Educators have less summer than everyone else in education-if they get a summer at all. That makes time management and prioritization imperative. You simply won’t be able to do everything you want to do, so what takes precedence?
To paraphrase the old saying, there are three R’s to the educator’s summer: regroup, reorganize, and recharge. Here are some ideas to maximize all three before August.
There are two strategies when it comes to regrouping during the summer: blow it all up or continue on a long-term path. If an initiative didn’t go according to plan last school year, perhaps you want to try something else. If you did make progress on a long-term goal, you might stay the course.
For those who are hitting the reset button, think about who is involved and how it affects their jobs. If you tend to hit the reset button every summer, instructional staff and others around the district or school might grow frustrated at having to reinvent the wheel every year. If it seems as if you’re always chasing the latest and greatest education strategy, reconsider. If all else fails, get back to basics. It might be refreshing to all involved.
If you’re staying the course, there might be ways to refresh how the goals and initiatives are presented at the beginning of the school year. Just like your days in the classroom, the stakeholders occasionally need some novelty to stay engaged with your vision. After that, make sure you continue to monitor the progress throughout the year. Everyone wants to know the score.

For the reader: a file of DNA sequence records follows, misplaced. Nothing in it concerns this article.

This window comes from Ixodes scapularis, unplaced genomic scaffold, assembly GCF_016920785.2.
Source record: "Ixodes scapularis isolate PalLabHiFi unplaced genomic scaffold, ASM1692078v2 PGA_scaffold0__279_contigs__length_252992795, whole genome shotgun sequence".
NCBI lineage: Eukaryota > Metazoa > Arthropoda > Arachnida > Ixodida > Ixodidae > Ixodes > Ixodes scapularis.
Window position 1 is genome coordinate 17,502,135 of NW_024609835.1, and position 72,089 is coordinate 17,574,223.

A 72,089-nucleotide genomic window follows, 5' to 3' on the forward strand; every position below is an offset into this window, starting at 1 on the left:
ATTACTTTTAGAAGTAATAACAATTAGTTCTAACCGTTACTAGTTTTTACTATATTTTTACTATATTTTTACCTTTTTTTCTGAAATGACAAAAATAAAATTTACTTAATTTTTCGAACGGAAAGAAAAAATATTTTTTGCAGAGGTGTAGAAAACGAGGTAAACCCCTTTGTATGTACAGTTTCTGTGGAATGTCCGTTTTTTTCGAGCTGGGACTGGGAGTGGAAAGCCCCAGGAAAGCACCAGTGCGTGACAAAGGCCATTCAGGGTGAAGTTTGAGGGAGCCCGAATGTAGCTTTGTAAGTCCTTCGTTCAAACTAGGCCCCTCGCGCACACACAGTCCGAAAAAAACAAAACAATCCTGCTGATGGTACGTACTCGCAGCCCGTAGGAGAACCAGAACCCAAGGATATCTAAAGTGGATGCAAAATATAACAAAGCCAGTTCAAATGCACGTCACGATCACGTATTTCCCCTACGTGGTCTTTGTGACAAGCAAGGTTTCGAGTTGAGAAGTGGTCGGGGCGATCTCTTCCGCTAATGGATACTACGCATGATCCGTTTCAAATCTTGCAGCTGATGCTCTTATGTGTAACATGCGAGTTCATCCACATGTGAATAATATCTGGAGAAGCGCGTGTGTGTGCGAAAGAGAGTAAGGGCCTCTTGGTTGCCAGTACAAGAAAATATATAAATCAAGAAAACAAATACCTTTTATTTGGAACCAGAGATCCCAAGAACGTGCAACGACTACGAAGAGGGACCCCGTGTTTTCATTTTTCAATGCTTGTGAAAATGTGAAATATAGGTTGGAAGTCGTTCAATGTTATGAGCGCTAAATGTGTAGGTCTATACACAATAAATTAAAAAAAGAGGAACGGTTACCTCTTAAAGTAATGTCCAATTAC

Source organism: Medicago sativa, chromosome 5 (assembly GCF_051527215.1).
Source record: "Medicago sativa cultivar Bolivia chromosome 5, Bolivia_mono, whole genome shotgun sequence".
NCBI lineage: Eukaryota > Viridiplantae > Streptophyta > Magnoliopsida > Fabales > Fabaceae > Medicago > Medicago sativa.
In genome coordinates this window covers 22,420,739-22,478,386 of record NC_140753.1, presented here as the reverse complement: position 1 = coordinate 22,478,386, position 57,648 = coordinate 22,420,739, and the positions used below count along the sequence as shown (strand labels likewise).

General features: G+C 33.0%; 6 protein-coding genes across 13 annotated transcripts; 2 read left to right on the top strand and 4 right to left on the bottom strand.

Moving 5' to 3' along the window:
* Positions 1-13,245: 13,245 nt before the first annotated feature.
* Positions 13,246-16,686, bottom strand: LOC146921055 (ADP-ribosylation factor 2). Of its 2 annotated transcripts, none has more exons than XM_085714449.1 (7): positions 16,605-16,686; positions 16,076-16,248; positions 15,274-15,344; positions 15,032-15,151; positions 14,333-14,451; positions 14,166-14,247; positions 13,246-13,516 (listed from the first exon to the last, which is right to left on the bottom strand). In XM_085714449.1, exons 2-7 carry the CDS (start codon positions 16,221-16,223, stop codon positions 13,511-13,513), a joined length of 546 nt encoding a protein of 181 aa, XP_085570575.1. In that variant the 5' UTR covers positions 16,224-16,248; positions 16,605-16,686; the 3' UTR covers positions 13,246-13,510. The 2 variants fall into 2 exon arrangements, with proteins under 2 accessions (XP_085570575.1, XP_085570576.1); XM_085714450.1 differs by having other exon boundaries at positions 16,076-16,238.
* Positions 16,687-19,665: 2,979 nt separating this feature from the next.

Speaking of novelty, you might feel the need to move things around in order to keep yourself engaged. It might be as simple as rearranging your office or filing system, or as complicated as moving teachers from one classroom to another in an effort to organize new pods.
Start small. Think about small-scale changes that have little chance of affecting those around you. No one likes to come back in late July or mid-August and be forced into reorganizing their own practice.
For both scales of reorganization, make sure you know what goals you are trying to accomplish and how you’ll measure whether you and your team have accomplished those goals. Change for change’s sake rarely helps anyone, particularly the person initiating the change.
As we discussed earlier, your summer is shorter than everyone else’s is. Couple that with your tendency to get in before and stay later than everyone else during the school year and you’re probably worn out. You need to reinvigorate not only your mental well-being, but also perhaps also your professional drive.
Mental well-being is easy. Don’t forget to take some time for yourself and your family. This often takes the form of a vacation, which is great. If that seems hard to accomplish, at least get away for a weekend or two. Finally, do things on weekdays that most people don’t get to do, like go to the beach or play some golf. The best way to remind yourself why you’re in education is to do something fun while the rest of the world is working.
Many educators use the summer to learn something new, sometimes in the form of a professional conference. Take this advice: if possible, schedule your conference toward the end of summer. That way it can serve as a way to prime the pump before you go back to work, getting you back into the mindset to change lives. Of course, if the conference is taking place somewhere relaxing, schedule some extra time before or after to accomplish some mental recharging.